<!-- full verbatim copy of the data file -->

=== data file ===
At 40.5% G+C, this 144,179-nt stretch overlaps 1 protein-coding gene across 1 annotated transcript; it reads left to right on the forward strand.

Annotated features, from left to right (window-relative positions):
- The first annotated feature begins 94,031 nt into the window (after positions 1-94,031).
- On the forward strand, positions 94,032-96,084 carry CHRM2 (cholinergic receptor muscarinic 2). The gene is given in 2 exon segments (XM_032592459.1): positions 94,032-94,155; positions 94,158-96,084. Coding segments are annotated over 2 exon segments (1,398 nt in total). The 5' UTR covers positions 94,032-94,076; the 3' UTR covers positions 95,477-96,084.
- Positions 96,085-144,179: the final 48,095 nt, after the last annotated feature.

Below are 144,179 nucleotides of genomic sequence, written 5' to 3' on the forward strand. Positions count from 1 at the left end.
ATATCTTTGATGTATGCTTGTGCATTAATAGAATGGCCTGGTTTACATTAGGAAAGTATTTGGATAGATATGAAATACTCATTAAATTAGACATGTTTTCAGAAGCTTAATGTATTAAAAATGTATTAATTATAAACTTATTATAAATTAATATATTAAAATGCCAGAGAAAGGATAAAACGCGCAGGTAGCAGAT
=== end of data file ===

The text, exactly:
At 40.5% G+C, this 144,179-nt stretch overlaps 1 protein-coding gene across 1 annotated transcript; it reads left to right on the forward strand.

Annotated features, from left to right (window-relative positions):
- The first annotated feature begins 94,031 nt into the window (after positions 1-94,031).
- On the forward strand, positions 94,032-96,084 carry CHRM2 (cholinergic receptor muscarinic 2). The gene is given in 2 exon segments (XM_032592459.1): positions 94,032-94,155; positions 94,158-96,084. Coding segments are annotated over 2 exon segments (1,398 nt in total). The 5' UTR covers positions 94,032-94,076; the 3' UTR covers positions 95,477-96,084.
- Positions 96,085-144,179: the final 48,095 nt, after the last annotated feature.

Below are 144,179 nucleotides of genomic sequence, written 5' to 3' on the forward strand. Positions count from 1 at the left end.
ATATCTTTGATGTATGCTTGTGCATTAATAGAATGGCCTGGTTTACATTAGGAAAGTATTTGGATAGATATGAAATACTCATTAAATTAGACATGTTTTCAGAAGCTTAATGTATTAAAAATGTATTAATTATAAACTTATTATAAATTAATATATTAAAATGCCAGAGAAAGGATAAAACGCGCAGGTAGCAGAT